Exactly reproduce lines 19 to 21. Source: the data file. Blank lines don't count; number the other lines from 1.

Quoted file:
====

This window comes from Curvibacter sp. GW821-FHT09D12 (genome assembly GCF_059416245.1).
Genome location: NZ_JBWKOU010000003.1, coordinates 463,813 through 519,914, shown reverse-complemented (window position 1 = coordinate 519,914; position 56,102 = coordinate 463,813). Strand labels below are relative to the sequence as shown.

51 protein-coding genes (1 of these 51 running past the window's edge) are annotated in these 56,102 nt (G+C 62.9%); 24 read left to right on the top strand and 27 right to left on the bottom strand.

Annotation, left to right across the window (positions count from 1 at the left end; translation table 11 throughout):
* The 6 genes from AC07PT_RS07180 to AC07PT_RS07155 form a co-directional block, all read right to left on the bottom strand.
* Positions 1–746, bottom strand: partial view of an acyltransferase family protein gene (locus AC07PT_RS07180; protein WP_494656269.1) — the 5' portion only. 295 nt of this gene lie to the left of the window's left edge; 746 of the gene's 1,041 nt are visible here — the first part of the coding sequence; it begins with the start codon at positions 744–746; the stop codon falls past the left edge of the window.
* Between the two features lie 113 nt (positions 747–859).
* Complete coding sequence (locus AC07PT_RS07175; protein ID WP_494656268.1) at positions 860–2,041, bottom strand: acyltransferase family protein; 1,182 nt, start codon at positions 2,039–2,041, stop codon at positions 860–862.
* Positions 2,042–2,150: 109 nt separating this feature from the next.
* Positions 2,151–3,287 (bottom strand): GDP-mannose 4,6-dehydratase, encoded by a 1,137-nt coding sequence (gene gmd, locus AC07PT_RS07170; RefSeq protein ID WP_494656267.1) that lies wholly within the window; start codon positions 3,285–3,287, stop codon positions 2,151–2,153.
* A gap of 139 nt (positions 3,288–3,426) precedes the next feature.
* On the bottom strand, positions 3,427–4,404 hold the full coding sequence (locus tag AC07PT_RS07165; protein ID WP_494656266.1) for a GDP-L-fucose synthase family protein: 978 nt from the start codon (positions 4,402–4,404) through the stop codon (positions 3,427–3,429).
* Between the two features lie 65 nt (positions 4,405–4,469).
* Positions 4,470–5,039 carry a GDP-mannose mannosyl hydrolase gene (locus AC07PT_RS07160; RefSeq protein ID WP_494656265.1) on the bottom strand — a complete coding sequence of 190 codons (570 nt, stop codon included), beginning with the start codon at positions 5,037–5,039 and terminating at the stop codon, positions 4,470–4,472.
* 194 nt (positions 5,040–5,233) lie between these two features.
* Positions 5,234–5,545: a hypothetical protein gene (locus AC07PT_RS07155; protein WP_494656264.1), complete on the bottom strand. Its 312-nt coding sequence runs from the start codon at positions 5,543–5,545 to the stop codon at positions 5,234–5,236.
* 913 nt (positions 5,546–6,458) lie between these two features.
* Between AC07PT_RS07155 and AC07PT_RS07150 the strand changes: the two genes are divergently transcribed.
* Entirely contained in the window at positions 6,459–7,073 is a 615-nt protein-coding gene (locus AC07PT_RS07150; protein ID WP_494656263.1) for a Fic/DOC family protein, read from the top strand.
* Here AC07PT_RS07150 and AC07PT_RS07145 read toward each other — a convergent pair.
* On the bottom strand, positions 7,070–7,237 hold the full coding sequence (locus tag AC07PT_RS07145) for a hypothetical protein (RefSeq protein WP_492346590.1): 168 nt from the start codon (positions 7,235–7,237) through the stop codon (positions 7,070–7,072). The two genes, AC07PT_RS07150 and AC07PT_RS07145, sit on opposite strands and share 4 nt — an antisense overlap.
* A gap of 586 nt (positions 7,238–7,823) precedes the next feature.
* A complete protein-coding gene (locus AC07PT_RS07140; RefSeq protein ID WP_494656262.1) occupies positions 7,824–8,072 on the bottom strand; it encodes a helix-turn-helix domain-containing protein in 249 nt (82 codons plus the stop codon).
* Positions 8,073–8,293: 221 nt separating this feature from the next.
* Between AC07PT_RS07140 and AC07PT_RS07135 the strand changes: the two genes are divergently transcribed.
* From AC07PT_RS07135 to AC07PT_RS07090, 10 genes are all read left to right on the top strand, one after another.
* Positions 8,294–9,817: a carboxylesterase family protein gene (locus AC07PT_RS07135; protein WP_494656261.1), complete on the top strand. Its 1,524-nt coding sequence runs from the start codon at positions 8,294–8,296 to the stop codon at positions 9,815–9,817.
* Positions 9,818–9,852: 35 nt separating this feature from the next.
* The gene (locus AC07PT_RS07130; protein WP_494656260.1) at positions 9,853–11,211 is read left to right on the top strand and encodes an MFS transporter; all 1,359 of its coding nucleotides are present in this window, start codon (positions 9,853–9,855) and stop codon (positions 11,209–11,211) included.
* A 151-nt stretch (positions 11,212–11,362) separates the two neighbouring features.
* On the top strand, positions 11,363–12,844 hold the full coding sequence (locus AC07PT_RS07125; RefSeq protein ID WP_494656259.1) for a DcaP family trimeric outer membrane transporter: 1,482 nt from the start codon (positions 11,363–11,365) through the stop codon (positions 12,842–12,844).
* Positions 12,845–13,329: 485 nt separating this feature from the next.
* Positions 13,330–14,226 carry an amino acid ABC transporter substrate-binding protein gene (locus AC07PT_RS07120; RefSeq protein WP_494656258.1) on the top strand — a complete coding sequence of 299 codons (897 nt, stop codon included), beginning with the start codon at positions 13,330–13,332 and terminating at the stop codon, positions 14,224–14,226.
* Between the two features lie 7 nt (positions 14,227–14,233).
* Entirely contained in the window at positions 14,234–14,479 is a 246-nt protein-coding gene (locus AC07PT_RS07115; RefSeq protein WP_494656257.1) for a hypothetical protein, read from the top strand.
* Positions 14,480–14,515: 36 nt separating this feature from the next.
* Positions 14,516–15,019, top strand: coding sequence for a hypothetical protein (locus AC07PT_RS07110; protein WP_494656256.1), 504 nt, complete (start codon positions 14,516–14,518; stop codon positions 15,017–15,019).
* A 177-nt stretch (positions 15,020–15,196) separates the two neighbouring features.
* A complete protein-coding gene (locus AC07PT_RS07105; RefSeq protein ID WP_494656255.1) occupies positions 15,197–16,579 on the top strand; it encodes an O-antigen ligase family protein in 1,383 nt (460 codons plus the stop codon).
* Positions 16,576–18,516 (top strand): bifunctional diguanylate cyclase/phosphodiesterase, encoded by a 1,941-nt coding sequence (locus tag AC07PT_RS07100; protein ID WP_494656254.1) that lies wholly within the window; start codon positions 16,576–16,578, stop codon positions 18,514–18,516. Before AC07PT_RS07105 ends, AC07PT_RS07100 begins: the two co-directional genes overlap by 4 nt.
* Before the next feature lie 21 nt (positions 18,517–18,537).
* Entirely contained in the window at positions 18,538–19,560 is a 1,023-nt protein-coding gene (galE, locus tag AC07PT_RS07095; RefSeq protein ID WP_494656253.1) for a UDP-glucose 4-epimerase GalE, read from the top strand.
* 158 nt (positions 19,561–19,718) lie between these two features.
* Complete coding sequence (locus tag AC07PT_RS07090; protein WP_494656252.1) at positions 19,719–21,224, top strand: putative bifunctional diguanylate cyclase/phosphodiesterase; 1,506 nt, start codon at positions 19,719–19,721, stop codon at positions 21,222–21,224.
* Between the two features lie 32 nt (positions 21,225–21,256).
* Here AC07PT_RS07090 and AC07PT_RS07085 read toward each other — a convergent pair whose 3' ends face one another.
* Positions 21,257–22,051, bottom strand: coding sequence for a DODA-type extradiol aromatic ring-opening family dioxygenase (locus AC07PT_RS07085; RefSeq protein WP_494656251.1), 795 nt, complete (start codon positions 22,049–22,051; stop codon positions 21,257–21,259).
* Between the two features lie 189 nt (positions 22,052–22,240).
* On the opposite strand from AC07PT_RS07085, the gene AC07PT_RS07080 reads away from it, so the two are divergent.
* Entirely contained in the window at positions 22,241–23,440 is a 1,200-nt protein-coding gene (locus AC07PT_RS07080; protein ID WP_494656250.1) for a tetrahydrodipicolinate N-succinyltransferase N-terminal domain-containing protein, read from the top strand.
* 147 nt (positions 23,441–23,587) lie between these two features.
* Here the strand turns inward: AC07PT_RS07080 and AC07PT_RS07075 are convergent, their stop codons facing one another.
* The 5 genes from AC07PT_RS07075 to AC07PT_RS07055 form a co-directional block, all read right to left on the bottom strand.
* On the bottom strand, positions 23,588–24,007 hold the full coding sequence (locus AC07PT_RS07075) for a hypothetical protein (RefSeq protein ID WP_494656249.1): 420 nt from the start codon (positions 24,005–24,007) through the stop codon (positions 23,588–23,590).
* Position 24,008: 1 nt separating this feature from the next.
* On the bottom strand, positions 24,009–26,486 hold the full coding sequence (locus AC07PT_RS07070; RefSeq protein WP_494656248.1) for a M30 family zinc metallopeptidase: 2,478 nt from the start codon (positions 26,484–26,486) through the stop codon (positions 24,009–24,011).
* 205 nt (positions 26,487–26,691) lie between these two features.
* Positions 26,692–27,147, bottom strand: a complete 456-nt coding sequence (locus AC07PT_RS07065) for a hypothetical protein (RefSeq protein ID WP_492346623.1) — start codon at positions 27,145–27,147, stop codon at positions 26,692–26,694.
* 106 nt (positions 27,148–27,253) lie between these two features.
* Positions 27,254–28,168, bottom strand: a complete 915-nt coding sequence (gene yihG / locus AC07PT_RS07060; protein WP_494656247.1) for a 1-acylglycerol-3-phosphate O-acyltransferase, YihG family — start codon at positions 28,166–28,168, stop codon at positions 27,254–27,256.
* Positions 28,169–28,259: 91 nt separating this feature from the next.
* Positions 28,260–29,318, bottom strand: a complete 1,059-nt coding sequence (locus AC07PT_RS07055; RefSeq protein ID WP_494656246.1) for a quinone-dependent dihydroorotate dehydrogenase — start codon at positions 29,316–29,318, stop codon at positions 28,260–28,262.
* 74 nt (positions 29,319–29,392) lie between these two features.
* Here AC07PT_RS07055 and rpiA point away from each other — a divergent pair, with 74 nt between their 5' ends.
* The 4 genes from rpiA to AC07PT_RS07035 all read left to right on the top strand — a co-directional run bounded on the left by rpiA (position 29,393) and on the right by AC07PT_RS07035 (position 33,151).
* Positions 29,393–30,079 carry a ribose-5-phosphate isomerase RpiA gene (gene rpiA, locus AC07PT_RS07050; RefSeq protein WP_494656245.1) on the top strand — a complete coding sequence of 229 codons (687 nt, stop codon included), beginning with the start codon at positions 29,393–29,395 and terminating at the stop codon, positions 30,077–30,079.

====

* Entirely contained in the window at positions 6,459–7,073 is a 615-nt protein-coding gene (locus AC07PT_RS07150; protein ID WP_494656263.1) for a Fic/DOC family protein, read from the top strand.
* Here AC07PT_RS07150 and AC07PT_RS07145 read toward each other — a convergent pair.
* On the bottom strand, positions 7,070–7,237 hold the full coding sequence (locus tag AC07PT_RS07145) for a hypothetical protein (RefSeq protein WP_492346590.1): 168 nt from the start codon (positions 7,235–7,237) through the stop codon (positions 7,070–7,072). The two genes, AC07PT_RS07150 and AC07PT_RS07145, sit on opposite strands and share 4 nt — an antisense overlap.